Is Reynolds American the Right Stock to Retire With?


Now more than ever, a comfortable retirement depends on secure, stable investments. Unfortunately, the right stocks for retirement won't just fall into your lap. Let's figure out what makes a great retirement-oriented stock, then examine whether Reynolds American (NYS: RAI) has what we're looking for.

The right stocks for retirees
With decades to go before you need to tap your investments, you can take greater risks, weighing the chance of big losses against the potential for mind-blowing returns. But as retirement approaches, you no longer have the luxury of waiting out a downturn.

Sure, you still want good returns, but you also need to manage your risk and protect yourself against bear markets, which can maul your finances at the worst possible time. The right stocks combine both of these elements in a single investment.

When scrutinizing a stock, retirees should look for:

  • Size. Most retirees would rather not take a flyer on unproven businesses. Bigger companies may lack their smaller counterparts' growth potential, but they do offer greater security.

  • Consistency. While many investors look for fast-growing companies, conservative investors want to see steady, consistent gains in revenue, free cash flow, and other key metrics. Slow growth won't make headlines, but it will help prevent the kind of ugly surprises that suddenly torpedo a stock's share price.

  • Stock stability. Conservative retirement investors prefer investments that move less dramatically than typical stocks, and they particularly want to avoid big losses. These investments will give up some gains during bull markets, but they won't fall as far or as fast during bear markets. Beta measures volatility, but we also want a track record of solid performance as well.

  • Valuation. No one can afford to pay too much for a stock, even if its prospects are good. Using normalized earnings multiples helps smooth out one-time effects, giving you a longer-term context.

  • Dividends. Most of all, retirees look for stocks that can provide income through dividends. Retirees want healthy payouts now and consistent dividend growth over time -- as long as it doesn't jeopardize the company's financial health.

With those factors in mind, let's take a closer look at Reynolds American.


What We Want to See


Pass or Fail?


Market cap > $10 billion

$20.6 billion



Revenue growth > 0% in at least four of five past years

3 years


Free cash flow growth > 0% in at least four of past five years

3 years


Stock stability

Beta < 0.9



Worst loss in past five years no greater than 20%




Normalized P/E < 18




Current yield > 2%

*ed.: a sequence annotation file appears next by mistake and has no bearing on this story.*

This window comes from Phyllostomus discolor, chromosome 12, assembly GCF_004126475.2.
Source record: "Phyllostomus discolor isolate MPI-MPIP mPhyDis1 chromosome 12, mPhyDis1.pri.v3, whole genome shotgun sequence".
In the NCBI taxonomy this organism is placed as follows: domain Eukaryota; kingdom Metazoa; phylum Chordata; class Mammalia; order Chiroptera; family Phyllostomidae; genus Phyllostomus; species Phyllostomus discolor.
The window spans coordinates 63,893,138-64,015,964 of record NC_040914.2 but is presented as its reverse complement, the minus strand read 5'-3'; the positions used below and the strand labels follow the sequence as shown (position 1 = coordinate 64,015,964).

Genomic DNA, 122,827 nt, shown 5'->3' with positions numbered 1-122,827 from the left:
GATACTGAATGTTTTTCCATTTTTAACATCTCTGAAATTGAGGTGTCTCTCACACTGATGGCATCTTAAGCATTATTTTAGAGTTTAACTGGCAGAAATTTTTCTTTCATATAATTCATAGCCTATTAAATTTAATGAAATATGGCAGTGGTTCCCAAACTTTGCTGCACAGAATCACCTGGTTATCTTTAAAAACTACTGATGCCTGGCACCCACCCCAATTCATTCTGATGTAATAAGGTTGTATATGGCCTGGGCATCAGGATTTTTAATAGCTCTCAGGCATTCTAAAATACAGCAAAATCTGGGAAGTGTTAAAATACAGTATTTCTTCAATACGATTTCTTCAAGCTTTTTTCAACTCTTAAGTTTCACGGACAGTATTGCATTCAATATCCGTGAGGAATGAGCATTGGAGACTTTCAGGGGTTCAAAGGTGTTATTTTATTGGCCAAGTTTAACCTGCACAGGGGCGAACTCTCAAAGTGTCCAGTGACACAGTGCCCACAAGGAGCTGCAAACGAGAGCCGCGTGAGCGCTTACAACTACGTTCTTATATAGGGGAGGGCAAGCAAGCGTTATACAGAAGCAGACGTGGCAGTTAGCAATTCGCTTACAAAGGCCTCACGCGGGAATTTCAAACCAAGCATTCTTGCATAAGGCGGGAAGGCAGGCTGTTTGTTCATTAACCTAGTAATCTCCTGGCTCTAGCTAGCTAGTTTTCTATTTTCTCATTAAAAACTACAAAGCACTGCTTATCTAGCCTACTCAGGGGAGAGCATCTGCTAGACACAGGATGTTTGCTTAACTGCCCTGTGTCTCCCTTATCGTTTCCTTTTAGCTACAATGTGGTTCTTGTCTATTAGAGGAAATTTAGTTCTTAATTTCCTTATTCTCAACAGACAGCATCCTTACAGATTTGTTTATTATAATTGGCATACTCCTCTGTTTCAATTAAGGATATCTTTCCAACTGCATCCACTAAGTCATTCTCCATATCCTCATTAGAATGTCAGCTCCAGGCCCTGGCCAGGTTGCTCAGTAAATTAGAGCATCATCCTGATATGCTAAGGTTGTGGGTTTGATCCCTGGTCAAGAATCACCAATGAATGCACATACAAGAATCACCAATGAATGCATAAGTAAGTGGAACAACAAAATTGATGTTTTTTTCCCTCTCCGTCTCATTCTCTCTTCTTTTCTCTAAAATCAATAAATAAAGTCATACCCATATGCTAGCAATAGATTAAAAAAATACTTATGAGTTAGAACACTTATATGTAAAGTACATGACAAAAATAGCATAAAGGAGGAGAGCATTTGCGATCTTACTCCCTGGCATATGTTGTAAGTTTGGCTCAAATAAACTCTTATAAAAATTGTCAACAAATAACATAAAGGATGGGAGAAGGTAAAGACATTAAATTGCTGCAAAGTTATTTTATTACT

5-year dividend growth > 10%



Streak of dividend increases >= 10 years

7 years


Payout ratio < 75%



Total score

5 out of 10

Source: Capital IQ, a division of Standard & Poor's. Total score = number of passes.

Reynolds American rolls up five points, giving conservative investors some of what they'd like to see in a stock. The company's dividends are relatively strong, but weak revenue and free cash flow growth in recent years could spell long-term trouble for the stock.

Investors in tobacco stocks know what they're getting into. Altria (NYS: MO) , Lorillard (NYS: LO) , and Reynolds have all faced the looming specter of tobacco litigation liability for decades. That makes the shares somewhat volatile, but at the same time, long-term investors have largely benefited from their outsized dividends and stable to upward-tracking share prices.

But public opinion of smoking in the U.S. has never been worse. As fellow Fool Morgan Housel recently discovered, a majority of U.S. citizens want to make all public smoking illegal. That puts U.S.-centered tobacco companies like Reynolds at a distinct disadvantage to global powerhouse Philip Morris International (NYS: PM) , which largely sells in areas of the world with much less strict regulations -- although that could change soon as well. The moves have spurred interest in nontraditional tobacco sellers like Star Scientific (NAS: CIGX) , although that company is just getting started.

What may make Reynolds worth a closer look is its low level of leverage. At 62%, the company's debt-to-equity ratio is well below Altria's and British American Tobacco's (ASE: BTI) .

Balance sheet strength certainly doesn't make Reynolds an ideal pick for retirees and other conservative investors. But for strong dividend income, those who are willing to gamble on the prospects for tobacco regulation should give Reynolds a closer look.

Keep searching
Finding exactly the right stock to retire with is a tough task, but it's not impossible. Searching for the best candidates will help improve your investing skills, and teach you how to separate the right stocks from the risky ones.

Add Reynolds American to My Watchlist, which will aggregate our Foolish analysis on it and all your other stocks.

If you want to retire rich, you need to be confident that you've got the basics of your investment strategy down pat. See if you're on track by following the13 Steps to Investing Foolishly.

At the time thisarticle was published Fool contributorDan Caplingerdoesn't own shares of the companies mentioned in this article. You can follow him on Twitterhere. The Motley Fool owns shares of Altria and Philip Morris International.Motley Fool newsletter serviceshave recommended buying shares of Philip Morris International and writing puts on Lorillard. We Fools may not all hold the same opinions, but we all believe that considering a diverse range of insights makes us better investors. The Fool has adisclosure policy.

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